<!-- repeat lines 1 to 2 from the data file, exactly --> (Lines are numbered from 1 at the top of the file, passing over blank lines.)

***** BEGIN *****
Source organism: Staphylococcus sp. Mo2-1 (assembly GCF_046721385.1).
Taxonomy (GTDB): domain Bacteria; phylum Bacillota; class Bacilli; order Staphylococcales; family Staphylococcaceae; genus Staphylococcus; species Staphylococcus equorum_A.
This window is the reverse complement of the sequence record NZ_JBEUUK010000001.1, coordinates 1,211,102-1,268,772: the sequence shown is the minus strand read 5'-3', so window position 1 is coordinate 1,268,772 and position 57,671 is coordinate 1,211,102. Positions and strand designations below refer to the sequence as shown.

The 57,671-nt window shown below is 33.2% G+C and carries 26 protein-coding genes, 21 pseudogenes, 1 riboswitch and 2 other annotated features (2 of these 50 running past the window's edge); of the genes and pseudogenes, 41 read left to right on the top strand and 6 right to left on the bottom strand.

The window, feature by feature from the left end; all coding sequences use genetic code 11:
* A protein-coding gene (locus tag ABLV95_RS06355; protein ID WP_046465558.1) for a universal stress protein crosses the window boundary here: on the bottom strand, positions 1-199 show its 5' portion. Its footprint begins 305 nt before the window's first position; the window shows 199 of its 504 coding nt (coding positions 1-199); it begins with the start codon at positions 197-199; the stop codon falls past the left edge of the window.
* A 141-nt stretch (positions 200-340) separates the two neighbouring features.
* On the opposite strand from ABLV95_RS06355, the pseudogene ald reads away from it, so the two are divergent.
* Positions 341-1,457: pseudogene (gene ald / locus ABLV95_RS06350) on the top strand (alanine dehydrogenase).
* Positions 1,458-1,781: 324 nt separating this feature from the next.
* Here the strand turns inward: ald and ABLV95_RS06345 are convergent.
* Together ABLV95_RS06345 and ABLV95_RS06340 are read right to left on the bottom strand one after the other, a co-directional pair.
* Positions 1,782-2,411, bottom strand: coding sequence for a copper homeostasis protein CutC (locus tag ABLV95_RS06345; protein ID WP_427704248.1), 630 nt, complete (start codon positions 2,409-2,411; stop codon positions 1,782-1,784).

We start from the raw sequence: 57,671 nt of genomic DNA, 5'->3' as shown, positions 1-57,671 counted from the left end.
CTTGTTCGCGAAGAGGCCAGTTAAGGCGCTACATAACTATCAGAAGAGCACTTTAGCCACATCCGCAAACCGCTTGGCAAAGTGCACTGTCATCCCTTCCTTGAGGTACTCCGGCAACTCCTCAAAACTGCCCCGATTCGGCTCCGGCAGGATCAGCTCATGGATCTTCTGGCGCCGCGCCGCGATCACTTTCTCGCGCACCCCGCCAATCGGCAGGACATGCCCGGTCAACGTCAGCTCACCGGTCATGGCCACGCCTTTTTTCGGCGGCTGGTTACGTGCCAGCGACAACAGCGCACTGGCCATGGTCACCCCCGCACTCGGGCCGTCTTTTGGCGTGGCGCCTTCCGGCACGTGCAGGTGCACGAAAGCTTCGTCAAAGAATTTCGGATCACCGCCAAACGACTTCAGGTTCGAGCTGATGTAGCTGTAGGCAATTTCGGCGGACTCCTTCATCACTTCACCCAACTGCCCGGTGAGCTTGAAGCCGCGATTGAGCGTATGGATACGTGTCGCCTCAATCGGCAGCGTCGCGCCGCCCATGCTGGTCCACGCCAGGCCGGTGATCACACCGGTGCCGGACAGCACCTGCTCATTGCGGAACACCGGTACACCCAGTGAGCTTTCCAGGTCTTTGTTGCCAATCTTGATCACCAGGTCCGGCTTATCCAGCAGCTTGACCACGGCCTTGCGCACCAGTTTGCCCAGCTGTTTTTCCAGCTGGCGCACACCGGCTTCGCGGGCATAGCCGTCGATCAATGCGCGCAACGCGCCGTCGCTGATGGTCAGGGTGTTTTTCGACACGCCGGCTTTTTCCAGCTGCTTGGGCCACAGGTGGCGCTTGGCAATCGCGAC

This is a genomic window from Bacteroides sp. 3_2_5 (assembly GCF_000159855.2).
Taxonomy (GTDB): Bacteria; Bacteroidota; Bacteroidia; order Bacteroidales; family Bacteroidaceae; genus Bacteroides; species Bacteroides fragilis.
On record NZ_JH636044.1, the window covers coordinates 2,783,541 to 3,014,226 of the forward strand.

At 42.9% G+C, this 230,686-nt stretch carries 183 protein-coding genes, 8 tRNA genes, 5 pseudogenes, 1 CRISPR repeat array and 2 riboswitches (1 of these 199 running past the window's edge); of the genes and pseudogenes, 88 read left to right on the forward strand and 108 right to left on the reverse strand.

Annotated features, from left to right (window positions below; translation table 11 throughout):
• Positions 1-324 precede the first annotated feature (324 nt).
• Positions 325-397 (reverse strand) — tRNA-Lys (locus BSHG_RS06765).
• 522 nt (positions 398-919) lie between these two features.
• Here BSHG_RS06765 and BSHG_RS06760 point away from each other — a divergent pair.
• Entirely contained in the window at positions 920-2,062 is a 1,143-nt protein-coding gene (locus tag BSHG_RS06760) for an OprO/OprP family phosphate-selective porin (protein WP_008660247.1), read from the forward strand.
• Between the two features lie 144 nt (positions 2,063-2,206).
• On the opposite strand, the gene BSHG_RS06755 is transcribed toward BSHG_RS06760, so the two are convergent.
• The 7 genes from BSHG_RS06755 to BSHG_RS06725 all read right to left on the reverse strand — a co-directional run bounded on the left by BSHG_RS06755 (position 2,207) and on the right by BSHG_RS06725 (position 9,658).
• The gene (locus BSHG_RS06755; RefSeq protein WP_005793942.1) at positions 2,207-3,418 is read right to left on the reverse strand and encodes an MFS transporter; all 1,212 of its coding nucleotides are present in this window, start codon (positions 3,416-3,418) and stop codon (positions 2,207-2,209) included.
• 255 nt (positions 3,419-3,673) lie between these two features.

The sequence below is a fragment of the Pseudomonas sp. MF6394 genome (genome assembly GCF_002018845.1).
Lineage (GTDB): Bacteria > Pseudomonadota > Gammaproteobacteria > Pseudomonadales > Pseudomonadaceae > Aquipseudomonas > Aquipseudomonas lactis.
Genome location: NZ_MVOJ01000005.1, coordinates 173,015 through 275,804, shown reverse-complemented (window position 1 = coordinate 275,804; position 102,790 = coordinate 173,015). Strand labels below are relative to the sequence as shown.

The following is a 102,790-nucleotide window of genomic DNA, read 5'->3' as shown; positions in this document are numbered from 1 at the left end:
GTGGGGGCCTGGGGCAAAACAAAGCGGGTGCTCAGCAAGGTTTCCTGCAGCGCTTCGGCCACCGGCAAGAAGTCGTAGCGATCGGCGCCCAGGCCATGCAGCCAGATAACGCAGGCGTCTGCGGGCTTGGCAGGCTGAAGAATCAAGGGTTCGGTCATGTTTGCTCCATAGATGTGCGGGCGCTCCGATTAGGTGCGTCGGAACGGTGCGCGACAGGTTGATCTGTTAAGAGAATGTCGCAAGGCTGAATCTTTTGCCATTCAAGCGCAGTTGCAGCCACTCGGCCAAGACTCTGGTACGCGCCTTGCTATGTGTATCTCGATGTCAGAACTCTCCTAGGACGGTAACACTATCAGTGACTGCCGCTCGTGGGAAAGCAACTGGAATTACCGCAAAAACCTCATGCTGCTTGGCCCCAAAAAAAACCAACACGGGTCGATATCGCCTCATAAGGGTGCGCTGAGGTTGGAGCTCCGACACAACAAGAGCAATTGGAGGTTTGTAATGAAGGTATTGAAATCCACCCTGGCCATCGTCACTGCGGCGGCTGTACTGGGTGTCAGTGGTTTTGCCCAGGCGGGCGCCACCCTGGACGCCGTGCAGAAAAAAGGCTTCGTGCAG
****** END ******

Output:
Source organism: Staphylococcus sp. Mo2-1 (assembly GCF_046721385.1).
Taxonomy (GTDB): domain Bacteria; phylum Bacillota; class Bacilli; order Staphylococcales; family Staphylococcaceae; genus Staphylococcus; species Staphylococcus equorum_A.